Sunday, June 14, 2020

For the Life of the World

A week ago, we celebrated First Holy Communion for 11 of our younger parishioners. It reminded me of my own First Communion, 65 years earlier. When I posted my First Communion picture on my blog 10 days ago, my sister, who has been sorting out our mother’s things,  an accumulation of decades and decades of memories, told me she had found my First Communion armband and would save it for me. What does one do with a 65-year old First Communion armband?

Most of us can remember our First Communion. Hopefully we remember more than the fancy outfits, photos, and presents. Hopefully, we remember it as a special moment of joy and grace that has been repeated over and over again, every time we have received this sacrament. Presumably we have done that many times, since we have all lived in this relatively unique period in the Church’s history when frequent Communion has been both encouraged and the common experience of most of us – at least until our recent experience of the sudden suspension of so much of the Church’s public sacramental life because of the pandemic that continues to threaten us. That unwanted and unexpected experience should invite us to reflect more seriously on what may have been in danger of becoming at times a relatively routine activity.

But however frequently or infrequently received, Holy Communion can never be allowed to become routine, for, as we just heard from Saint Paul, the bread that we break is a participation in the body of Christ, thanks to which, we though many, are one body.

But what does it mean to be “one body”? Preaching on Pentecost Sunday to another group of First communicants in early 5th-century North Africa, Saint Augustine famously told them to listen to Saint Paul if they want to understand being the Body of Christ. He told them what you receive is the mystery that means you. It is to what you are that you reply Amen, and by so replying you express your assent. … So be a member of the body of Christ, in order to make that Amen true. [Sermon 272]

The New Testament tells us how, from the beginning, Christian communities devoted themselves to the breaking of bread and prayers [Acts 2:42]. As the Church grew in size and expanded in influence, the Church’s experience of sharing in the one body of Christ, would in time transform, first, the Roman Empire and, then, the ever wider world – as it still must continue to transform each one of us and the wider world which we are all a part of.
The current crisis which we are experiencing in our country, the consequence of a long legacy of injustice and institutionalized violence, mixed in for good measure with a global pandemic, has reminded us how we are all part of the common sufferings of our society, sharing common responsibilities to one another and to our one world.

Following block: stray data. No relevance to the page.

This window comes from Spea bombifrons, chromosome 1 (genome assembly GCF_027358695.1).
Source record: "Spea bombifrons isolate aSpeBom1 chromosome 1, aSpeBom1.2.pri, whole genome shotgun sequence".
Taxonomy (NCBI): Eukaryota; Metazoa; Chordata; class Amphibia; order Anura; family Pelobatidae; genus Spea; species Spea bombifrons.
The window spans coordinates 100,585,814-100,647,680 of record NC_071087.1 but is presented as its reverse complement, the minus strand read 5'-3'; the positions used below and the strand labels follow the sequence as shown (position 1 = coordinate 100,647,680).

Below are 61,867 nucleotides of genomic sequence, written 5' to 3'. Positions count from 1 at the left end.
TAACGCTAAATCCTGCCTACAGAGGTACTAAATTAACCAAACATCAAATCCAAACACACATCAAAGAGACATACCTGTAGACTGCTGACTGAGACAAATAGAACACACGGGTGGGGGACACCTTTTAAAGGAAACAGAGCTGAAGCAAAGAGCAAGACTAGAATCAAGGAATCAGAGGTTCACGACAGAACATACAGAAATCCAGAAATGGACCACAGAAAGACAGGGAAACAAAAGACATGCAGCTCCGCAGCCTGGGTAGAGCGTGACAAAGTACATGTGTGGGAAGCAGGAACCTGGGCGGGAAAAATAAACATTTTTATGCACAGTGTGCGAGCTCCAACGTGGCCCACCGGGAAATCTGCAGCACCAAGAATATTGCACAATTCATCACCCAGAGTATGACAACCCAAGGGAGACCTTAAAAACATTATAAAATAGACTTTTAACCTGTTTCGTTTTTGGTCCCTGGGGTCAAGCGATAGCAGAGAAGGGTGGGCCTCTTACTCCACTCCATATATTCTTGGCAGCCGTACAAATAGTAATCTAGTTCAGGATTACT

When Saint Paul wrote to the Corinthians about their sharing in the body of Christ, much of what he had to say was in fact a criticism, warning them that they were in danger of missing the main point and receiving the Lord’s Body and Blood in an unworthy way, doing so to their peril.
Perhaps the Corinthians couldn’t quite help bringing their worldly divisions and inequalities with them - any more than we can. That is why what happens at this altar is so important, intended as it is to enable us to go beyond our individual self-enclosed limits and self-referential relationships and so bring a new unity to the world. For Jesus’ command to his disciples to do as he did is an invitation to a whole new way of life, made possible for us by what Jesus himself has already done on our behalf.
Today’s celebration invites us to focus in a particularly active and conscious way on the purpose of Christ’s presence in this sacrament, this sacrament of our unity, this sacrament which makes the Church what it is in our world. This annual festival invites us to a fuller, more conscious, and more active participation in the body of Christ, the Church, by believing firmly, celebrating devoutly, and living intensely Christ’s real bodily presence given to us for the life of the world.

Homily for the Solemnity of Corpus Christi, Immaculate Conception Church, Knoxville, TN, June 14, 2020. The entire Mass may be viewed on the Immaculate Conception Church Facebook Page and later on the parish website

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